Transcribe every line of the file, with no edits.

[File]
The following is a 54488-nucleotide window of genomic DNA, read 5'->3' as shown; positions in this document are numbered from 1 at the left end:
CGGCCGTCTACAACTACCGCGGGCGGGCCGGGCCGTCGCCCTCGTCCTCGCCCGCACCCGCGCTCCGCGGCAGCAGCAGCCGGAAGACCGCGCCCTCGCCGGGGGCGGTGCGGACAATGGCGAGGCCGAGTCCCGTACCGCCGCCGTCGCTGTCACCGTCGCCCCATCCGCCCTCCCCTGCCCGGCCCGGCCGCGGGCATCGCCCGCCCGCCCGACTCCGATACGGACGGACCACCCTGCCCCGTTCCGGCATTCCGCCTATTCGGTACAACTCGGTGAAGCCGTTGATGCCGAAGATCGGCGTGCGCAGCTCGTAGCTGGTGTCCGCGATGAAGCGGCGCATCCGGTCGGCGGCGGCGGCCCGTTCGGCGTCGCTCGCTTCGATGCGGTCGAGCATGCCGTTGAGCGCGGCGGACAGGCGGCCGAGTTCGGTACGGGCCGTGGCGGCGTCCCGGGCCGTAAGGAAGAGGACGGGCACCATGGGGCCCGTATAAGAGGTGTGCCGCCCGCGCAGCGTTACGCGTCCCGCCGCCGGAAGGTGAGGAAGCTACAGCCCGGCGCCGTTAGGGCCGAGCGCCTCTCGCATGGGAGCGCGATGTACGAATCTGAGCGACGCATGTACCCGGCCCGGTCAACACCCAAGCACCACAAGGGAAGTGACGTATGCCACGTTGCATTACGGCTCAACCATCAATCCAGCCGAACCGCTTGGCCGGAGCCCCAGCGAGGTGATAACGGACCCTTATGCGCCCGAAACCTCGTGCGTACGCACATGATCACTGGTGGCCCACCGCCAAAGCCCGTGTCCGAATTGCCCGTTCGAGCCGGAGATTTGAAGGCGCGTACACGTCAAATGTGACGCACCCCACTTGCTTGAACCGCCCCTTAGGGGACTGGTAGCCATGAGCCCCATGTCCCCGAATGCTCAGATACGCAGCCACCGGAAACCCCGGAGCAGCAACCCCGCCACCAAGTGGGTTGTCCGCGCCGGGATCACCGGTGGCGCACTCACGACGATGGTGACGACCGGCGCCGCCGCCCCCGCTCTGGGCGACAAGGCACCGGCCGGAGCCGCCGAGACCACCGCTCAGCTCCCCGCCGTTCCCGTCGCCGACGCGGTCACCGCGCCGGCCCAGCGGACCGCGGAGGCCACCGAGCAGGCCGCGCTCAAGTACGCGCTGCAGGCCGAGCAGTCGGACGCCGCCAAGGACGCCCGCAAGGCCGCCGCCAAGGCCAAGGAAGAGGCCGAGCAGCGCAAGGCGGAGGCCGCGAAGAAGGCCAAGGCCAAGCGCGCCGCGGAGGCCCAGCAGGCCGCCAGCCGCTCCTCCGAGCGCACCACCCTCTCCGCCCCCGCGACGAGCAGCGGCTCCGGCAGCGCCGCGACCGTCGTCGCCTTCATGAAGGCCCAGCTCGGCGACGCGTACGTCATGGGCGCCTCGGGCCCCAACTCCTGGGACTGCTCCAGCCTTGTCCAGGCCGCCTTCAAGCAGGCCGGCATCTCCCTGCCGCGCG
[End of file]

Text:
The following is a 54488-nucleotide window of genomic DNA, read 5'->3' as shown; positions in this document are numbered from 1 at the left end:
CGGCCGTCTACAACTACCGCGGGCGGGCCGGGCCGTCGCCCTCGTCCTCGCCCGCACCCGCGCTCCGCGGCAGCAGCAGCCGGAAGACCGCGCCCTCGCCGGGGGCGGTGCGGACAATGGCGAGGCCGAGTCCCGTACCGCCGCCGTCGCTGTCACCGTCGCCCCATCCGCCCTCCCCTGCCCGGCCCGGCCGCGGGCATCGCCCGCCCGCCCGACTCCGATACGGACGGACCACCCTGCCCCGTTCCGGCATTCCGCCTATTCGGTACAACTCGGTGAAGCCGTTGATGCCGAAGATCGGCGTGCGCAGCTCGTAGCTGGTGTCCGCGATGAAGCGGCGCATCCGGTCGGCGGCGGCGGCCCGTTCGGCGTCGCTCGCTTCGATGCGGTCGAGCATGCCGTTGAGCGCGGCGGACAGGCGGCCGAGTTCGGTACGGGCCGTGGCGGCGTCCCGGGCCGTAAGGAAGAGGACGGGCACCATGGGGCCCGTATAAGAGGTGTGCCGCCCGCGCAGCGTTACGCGTCCCGCCGCCGGAAGGTGAGGAAGCTACAGCCCGGCGCCGTTAGGGCCGAGCGCCTCTCGCATGGGAGCGCGATGTACGAATCTGAGCGACGCATGTACCCGGCCCGGTCAACACCCAAGCACCACAAGGGAAGTGACGTATGCCACGTTGCATTACGGCTCAACCATCAATCCAGCCGAACCGCTTGGCCGGAGCCCCAGCGAGGTGATAACGGACCCTTATGCGCCCGAAACCTCGTGCGTACGCACATGATCACTGGTGGCCCACCGCCAAAGCCCGTGTCCGAATTGCCCGTTCGAGCCGGAGATTTGAAGGCGCGTACACGTCAAATGTGACGCACCCCACTTGCTTGAACCGCCCCTTAGGGGACTGGTAGCCATGAGCCCCATGTCCCCGAATGCTCAGATACGCAGCCACCGGAAACCCCGGAGCAGCAACCCCGCCACCAAGTGGGTTGTCCGCGCCGGGATCACCGGTGGCGCACTCACGACGATGGTGACGACCGGCGCCGCCGCCCCCGCTCTGGGCGACAAGGCACCGGCCGGAGCCGCCGAGACCACCGCTCAGCTCCCCGCCGTTCCCGTCGCCGACGCGGTCACCGCGCCGGCCCAGCGGACCGCGGAGGCCACCGAGCAGGCCGCGCTCAAGTACGCGCTGCAGGCCGAGCAGTCGGACGCCGCCAAGGACGCCCGCAAGGCCGCCGCCAAGGCCAAGGAAGAGGCCGAGCAGCGCAAGGCGGAGGCCGCGAAGAAGGCCAAGGCCAAGCGCGCCGCGGAGGCCCAGCAGGCCGCCAGCCGCTCCTCCGAGCGCACCACCCTCTCCGCCCCCGCGACGAGCAGCGGCTCCGGCAGCGCCGCGACCGTCGTCGCCTTCATGAAGGCCCAGCTCGGCGACGCGTACGTCATGGGCGCCTCGGGCCCCAACTCCTGGGACTGCTCCAGCCTTGTCCAGGCCGCCTTCAAGCAGGCCGGCATCTCCCTGCCGCGCG